Mueller-Weiss syndrome refers to the spontaneous osteonecrosis of the lateral aspect of the tarsal navicular bone, which presents in the form of chronic medial pain of the midfoot or hindfoot, due to medial protrusion of talar head.
While its exact cause is debatable, trauma, osteochondritis, congenital dysplasia and mechanical overload are some of the factors thought to be responsible for the onset of the extremely rare disease.
The association of Mueller-Weiss syndrome with the development of a flatfoot deformity was explored by Wang et al. by examining six patients with a flatfoot condition caused by osteonecrosis of the navicular bone.
A significant finding of the study was that a flatfoot condition developed secondary to Mueller-Weiss syndrome had no specific early symptomatology or radiographic evidence, making an early diagnosis of the condition difficult.
The imaging characteristics of osteonecrosis, as stated by the authors, involves medial and/or dorsal protrusion with lateral collapse. The lateral portion of the bone diminishes and the translucency increases followed by a comma-shaped deformity and protrusion and collapse of the dorsal portion.
The tarsal navicular bone developed deformities and fragmentation in the severe stages of the disease and the subtalar joint showed varus deformity; because of the considerable influence of Mueller-Weiss syndrome on foot function, the authors deemed an early diagnosis and treatment of the condition as essential.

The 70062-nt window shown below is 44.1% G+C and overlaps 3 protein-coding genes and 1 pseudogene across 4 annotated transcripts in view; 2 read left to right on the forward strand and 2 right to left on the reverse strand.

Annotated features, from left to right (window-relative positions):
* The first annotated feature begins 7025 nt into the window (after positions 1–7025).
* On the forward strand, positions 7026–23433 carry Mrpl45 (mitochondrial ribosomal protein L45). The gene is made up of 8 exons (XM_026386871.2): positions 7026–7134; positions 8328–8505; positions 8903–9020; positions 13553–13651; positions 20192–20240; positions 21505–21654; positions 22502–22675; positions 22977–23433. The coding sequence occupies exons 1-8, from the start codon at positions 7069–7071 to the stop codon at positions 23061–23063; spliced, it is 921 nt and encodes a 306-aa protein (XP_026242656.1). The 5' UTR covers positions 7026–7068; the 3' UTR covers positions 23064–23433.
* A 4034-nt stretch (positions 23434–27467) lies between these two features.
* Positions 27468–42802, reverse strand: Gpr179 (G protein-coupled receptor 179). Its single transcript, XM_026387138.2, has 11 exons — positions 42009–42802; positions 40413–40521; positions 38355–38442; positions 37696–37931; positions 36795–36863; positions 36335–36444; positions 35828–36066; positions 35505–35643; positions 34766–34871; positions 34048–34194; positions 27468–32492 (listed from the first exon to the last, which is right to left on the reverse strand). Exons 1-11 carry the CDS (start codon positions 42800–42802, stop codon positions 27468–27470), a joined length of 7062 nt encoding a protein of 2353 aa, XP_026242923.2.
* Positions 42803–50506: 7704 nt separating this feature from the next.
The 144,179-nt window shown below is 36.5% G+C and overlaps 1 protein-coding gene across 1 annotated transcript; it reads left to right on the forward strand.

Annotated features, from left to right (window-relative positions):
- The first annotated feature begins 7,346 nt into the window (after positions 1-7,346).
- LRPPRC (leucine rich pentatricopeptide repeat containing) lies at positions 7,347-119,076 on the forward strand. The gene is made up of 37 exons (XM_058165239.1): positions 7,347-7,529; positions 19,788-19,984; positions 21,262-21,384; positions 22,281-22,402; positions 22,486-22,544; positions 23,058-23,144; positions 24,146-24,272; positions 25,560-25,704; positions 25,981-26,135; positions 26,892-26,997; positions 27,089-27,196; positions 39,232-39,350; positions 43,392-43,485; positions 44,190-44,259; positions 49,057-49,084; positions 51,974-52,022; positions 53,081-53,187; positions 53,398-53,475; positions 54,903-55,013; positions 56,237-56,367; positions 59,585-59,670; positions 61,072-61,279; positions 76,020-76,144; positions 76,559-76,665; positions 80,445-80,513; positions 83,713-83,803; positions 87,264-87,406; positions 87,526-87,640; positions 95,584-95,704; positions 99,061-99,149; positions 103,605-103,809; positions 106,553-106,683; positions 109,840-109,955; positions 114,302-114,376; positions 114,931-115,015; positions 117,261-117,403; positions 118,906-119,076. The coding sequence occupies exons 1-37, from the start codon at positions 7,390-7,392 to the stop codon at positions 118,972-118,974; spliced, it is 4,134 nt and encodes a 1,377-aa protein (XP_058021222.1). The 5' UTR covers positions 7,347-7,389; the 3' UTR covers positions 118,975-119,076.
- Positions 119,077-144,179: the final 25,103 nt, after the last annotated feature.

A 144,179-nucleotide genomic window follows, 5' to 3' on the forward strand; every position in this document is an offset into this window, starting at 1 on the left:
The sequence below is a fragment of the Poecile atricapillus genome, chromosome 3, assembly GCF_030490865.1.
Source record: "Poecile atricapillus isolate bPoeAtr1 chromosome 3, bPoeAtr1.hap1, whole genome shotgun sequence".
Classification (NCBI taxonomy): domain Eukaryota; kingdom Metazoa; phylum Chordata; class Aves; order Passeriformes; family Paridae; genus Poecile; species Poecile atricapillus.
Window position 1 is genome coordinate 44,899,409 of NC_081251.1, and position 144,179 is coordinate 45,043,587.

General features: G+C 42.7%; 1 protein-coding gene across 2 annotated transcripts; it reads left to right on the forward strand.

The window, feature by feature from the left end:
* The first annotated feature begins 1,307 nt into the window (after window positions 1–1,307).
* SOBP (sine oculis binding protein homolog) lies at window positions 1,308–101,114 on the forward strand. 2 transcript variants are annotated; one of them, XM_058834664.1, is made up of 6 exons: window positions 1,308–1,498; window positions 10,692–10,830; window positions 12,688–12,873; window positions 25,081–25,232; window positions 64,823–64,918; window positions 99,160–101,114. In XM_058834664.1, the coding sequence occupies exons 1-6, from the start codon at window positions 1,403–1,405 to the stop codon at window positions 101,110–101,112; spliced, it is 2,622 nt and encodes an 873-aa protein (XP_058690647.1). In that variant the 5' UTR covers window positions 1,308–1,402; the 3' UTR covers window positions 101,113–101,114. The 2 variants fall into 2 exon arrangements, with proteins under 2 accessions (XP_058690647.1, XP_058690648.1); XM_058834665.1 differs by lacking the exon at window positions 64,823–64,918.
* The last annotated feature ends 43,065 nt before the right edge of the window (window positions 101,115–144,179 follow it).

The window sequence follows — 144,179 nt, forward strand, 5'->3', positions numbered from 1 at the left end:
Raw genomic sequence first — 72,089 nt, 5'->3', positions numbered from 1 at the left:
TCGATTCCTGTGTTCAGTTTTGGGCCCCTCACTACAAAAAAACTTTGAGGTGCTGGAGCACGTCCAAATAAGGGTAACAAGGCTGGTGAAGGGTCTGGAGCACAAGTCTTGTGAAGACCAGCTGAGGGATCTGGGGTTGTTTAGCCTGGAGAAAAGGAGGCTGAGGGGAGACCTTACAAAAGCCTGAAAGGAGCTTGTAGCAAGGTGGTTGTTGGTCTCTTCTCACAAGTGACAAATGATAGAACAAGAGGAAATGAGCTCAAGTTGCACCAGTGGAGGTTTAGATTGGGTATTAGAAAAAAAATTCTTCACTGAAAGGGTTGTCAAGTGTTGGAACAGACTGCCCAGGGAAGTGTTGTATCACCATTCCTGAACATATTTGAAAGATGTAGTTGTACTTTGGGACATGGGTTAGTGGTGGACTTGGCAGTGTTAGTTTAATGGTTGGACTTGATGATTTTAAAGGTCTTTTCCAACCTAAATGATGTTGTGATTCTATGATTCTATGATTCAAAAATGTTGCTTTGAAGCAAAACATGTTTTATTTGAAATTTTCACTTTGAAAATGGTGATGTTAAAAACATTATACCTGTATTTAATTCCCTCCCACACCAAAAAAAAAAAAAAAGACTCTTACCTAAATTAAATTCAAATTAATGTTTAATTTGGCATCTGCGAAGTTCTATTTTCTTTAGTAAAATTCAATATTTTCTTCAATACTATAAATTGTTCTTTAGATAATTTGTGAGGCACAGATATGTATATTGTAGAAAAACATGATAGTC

According to DiGiovanni et al. in their study on osteonecrosis in the foot, the most consistent clinical findings of Mueller-Weiss syndrome are the presence of a heel varus deformity and pain that begins in the fifth decade; the former when combined with pes planus can result in a paradoxical pes planovarus.
Conservative treatment approaches for Mueller-Weiss syndrome in its earliest stages involve the use of foot supportive devices for the protection of the affected regions by offloading any stress or pressure.
This is achieved through the equal distribution of weight across the plantar surface of the foot while stabilising the arch and helping in the management of a pes planus condition, which if left untreated, can compound the effects of a disease like Mueller-Weiss.
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Repetitive plantarflexion can lead to pain and mechanical limitation in the posterior ankle joint which is known as posterior ankle impingement syndrome. This pathology commonly occurs in ballet dancers and football players.